A law is only as strong as its rate of enforcement

The Animal Legal Defense Fund brings lawsuits to enforce animal protection laws. But sometimes we aren’t able to sue, to help animals who are being harmed.

This may be because there is no law being violated, or because the government agencies charged with enforcing the laws refuse to do so and we do not have the standing to bring a lawsuit ourselves.

Government agencies are often tasked with interpreting and implementing laws. This includes regulations that agencies create and execute. The body of law involving these agencies is called “administrative law,” and the process of enacting and enforcing rules and regulations is the “regulatory process.”

We advocate for better, stronger animal protection laws and regulations. And we also use the regulatory process, to urge agencies to fulfill their duties and protect animals to the extent required by the law.

Here are some ways that the Animal Legal Defense Fund works within the regulatory process to protect animals:

  • We file petitions for rulemaking: The Administrative Procedures Act allows any person or organization to request that a federal agency issue, amend or repeal a rule or regulation. We ask for tougher regulations and rules that are within the agency’s purview.
  • We submit comments on proposed rules and regulations: Agencies considering changes to rules or regulations, or new rules or regulations, will solicit comments from the public and interested organizations. These comments must be considered, before the proposed changes may be made.
  • We also put out alerts encouraging the public to submit comments of their own so the agency will aware that this is an issue people care about — and, with a critical mass of comments, will be inclined to respond to the public’s concerns. This is a critically important part of the regulatory process.
  • We ask agencies to fulfill their regulatory duties: Regulations and rules must be enforced, to be effective. The Animal Legal Defense Fund urges agencies to fulfill their regulatory duties, when they have failed to do so — and we issue alerts asking the public to do the same.This is an especially helpful course of action when someone is violating the law in ways that harm animals, but there is no “standing” for us to bring a lawsuit.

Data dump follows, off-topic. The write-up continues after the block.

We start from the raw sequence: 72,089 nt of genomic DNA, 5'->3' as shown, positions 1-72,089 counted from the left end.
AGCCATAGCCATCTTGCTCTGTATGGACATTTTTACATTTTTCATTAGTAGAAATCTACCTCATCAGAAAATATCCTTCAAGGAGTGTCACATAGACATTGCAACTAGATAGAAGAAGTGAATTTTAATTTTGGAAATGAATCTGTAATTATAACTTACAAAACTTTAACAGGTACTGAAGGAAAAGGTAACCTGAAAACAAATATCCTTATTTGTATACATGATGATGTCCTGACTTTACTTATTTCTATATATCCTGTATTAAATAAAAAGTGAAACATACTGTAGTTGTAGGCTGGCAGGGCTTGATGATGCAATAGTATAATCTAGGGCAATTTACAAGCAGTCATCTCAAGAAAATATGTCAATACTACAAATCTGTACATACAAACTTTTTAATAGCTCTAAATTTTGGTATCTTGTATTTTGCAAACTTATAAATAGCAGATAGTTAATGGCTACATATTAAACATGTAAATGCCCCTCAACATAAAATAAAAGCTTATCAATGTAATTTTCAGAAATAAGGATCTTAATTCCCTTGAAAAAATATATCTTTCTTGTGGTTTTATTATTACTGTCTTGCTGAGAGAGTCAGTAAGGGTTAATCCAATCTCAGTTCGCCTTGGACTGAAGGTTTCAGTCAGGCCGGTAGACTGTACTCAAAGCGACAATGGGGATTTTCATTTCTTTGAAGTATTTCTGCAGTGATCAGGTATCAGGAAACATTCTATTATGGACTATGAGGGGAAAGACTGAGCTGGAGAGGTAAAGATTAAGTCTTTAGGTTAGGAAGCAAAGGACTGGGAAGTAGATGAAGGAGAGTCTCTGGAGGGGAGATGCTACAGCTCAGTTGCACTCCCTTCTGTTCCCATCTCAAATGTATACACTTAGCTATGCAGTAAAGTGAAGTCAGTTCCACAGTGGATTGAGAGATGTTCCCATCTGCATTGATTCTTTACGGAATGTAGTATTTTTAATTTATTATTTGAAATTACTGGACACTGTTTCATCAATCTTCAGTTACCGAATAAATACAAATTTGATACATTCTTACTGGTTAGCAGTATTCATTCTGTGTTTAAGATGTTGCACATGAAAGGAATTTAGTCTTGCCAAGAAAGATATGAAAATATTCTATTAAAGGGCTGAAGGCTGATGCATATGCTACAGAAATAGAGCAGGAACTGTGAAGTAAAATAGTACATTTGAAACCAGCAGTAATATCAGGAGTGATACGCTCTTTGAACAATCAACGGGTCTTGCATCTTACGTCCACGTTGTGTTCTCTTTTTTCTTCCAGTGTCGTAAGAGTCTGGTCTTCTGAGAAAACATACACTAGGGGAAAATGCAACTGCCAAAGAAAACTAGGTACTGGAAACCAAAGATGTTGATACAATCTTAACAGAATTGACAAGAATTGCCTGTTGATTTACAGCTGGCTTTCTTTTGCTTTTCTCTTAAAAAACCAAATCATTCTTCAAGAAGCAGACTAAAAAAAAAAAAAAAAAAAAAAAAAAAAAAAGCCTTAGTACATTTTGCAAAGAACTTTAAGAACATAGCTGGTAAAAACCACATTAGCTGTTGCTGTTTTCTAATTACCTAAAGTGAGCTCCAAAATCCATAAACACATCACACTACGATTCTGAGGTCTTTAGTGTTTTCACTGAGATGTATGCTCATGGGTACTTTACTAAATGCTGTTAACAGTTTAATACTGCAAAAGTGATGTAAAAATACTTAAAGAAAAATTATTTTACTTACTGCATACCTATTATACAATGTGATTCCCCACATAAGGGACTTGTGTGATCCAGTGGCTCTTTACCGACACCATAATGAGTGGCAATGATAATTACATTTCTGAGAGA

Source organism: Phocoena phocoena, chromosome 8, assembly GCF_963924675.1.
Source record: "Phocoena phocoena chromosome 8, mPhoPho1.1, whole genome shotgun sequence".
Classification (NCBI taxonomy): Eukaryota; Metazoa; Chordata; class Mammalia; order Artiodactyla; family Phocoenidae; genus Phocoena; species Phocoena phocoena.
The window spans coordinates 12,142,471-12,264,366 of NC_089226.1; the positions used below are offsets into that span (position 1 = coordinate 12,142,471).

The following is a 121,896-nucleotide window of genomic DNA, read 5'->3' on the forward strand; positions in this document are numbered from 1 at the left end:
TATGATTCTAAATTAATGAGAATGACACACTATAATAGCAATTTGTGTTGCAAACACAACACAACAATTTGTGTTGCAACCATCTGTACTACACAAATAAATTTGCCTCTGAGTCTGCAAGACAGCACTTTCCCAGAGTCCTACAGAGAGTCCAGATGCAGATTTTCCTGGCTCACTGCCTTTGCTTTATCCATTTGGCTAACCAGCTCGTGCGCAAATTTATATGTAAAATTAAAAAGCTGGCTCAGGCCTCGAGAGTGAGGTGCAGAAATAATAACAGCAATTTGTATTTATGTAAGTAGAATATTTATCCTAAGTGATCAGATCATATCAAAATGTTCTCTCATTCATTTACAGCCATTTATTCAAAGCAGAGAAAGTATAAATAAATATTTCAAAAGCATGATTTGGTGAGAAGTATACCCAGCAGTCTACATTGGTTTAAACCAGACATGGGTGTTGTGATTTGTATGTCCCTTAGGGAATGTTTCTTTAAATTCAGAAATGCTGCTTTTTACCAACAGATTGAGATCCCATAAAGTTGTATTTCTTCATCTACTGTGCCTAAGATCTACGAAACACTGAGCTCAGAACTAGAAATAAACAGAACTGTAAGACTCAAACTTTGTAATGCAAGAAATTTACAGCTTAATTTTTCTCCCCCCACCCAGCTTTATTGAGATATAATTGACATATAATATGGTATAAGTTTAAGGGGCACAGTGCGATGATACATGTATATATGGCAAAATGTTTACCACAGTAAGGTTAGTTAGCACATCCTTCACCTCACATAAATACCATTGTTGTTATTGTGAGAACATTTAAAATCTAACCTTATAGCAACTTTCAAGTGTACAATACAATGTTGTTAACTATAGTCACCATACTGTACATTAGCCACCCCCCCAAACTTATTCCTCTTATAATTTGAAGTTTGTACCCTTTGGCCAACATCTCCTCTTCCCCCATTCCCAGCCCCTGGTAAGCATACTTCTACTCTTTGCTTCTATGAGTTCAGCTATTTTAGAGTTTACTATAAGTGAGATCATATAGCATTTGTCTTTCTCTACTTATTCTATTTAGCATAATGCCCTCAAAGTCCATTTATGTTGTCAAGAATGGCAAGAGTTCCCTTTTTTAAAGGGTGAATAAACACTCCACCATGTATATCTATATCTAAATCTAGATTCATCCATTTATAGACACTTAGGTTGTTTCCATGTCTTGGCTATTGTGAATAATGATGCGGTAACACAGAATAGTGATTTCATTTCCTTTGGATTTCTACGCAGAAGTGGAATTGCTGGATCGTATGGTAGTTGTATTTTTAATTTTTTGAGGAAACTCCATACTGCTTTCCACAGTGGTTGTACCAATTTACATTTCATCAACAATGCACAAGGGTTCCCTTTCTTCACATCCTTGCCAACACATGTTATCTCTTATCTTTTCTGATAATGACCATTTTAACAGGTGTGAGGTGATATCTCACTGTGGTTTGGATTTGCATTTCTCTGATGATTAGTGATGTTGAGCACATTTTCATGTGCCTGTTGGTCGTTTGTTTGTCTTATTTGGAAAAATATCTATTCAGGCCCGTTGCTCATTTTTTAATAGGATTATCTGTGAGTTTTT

When possible and necessary, these requests may be followed by lawsuits, asking courts to compel agencies to fulfill their legal duties.

Recent Cases

Keep the USDA Transparent and Accountable

In early 2018, the USDA proposed action that could dramatically reduce government oversight of animal facilities like puppy mills.

Opposing International Wildlife Conservation Council

The Animal Legal Defense Fund submitted a substantial objection comment letter to the United States Department of Interior’s proposal to create a so-called International Wildlife Conservation Council.

Opposing Feld Entertainment’s Tiger Export

The Animal Legal Defense Fund objects to granting Feld Entertainment a permit to export big cats to Germany.

Urging California Air Resources Board to Regulate Factory Farm Emissions

In 2014, the Animal Legal Defense Fund submitted a petition for rulemaking urging the California Air Resources Board to regulate greenhouse gas emissions from factory farming under the state’s cap-and-trade program.

Urging the FDA to Regulate the Term “Natural”

The Animal Legal Defense Fund submitted comments to the FDA calling on the agency to work with the USDA to prevent consumer deception from meat products bearing misleading “natural” labeling claims.
The Animal Legal Defense Fund submitted a petition for rulemaking to the USDA proposing two amendments to the federal Animal Welfare Act.

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